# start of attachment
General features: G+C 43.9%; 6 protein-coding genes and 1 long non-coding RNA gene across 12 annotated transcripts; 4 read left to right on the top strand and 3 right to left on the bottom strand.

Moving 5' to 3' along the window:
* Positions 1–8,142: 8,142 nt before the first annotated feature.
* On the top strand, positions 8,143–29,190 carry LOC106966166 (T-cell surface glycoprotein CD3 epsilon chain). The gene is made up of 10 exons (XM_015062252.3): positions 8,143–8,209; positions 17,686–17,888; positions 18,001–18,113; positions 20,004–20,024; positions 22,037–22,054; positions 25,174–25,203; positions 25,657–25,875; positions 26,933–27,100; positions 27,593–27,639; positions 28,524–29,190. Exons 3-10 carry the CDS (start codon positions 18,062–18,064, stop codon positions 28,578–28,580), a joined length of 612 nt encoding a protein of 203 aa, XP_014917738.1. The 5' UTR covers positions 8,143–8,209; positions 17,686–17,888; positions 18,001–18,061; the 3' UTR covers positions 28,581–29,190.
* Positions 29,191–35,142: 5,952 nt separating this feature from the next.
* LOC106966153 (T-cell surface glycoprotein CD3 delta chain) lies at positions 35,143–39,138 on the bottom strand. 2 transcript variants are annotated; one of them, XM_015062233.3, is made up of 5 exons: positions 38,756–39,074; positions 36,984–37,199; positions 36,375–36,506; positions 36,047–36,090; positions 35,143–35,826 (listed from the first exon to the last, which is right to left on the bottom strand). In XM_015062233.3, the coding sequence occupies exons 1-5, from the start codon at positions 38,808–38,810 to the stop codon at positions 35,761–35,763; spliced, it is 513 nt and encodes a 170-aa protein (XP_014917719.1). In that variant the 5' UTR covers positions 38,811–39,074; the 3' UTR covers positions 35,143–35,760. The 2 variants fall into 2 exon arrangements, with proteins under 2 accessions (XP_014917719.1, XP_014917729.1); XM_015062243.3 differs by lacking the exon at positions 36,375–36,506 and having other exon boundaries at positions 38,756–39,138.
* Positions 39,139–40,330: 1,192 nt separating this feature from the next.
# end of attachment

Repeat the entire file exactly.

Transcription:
General features: G+C 43.9%; 6 protein-coding genes and 1 long non-coding RNA gene across 12 annotated transcripts; 4 read left to right on the top strand and 3 right to left on the bottom strand.

Moving 5' to 3' along the window:
* Positions 1–8,142: 8,142 nt before the first annotated feature.
* On the top strand, positions 8,143–29,190 carry LOC106966166 (T-cell surface glycoprotein CD3 epsilon chain). The gene is made up of 10 exons (XM_015062252.3): positions 8,143–8,209; positions 17,686–17,888; positions 18,001–18,113; positions 20,004–20,024; positions 22,037–22,054; positions 25,174–25,203; positions 25,657–25,875; positions 26,933–27,100; positions 27,593–27,639; positions 28,524–29,190. Exons 3-10 carry the CDS (start codon positions 18,062–18,064, stop codon positions 28,578–28,580), a joined length of 612 nt encoding a protein of 203 aa, XP_014917738.1. The 5' UTR covers positions 8,143–8,209; positions 17,686–17,888; positions 18,001–18,061; the 3' UTR covers positions 28,581–29,190.
* Positions 29,191–35,142: 5,952 nt separating this feature from the next.
* LOC106966153 (T-cell surface glycoprotein CD3 delta chain) lies at positions 35,143–39,138 on the bottom strand. 2 transcript variants are annotated; one of them, XM_015062233.3, is made up of 5 exons: positions 38,756–39,074; positions 36,984–37,199; positions 36,375–36,506; positions 36,047–36,090; positions 35,143–35,826 (listed from the first exon to the last, which is right to left on the bottom strand). In XM_015062233.3, the coding sequence occupies exons 1-5, from the start codon at positions 38,808–38,810 to the stop codon at positions 35,761–35,763; spliced, it is 513 nt and encodes a 170-aa protein (XP_014917719.1). In that variant the 5' UTR covers positions 38,811–39,074; the 3' UTR covers positions 35,143–35,760. The 2 variants fall into 2 exon arrangements, with proteins under 2 accessions (XP_014917719.1, XP_014917729.1); XM_015062243.3 differs by lacking the exon at positions 36,375–36,506 and having other exon boundaries at positions 38,756–39,138.
* Positions 39,139–40,330: 1,192 nt separating this feature from the next.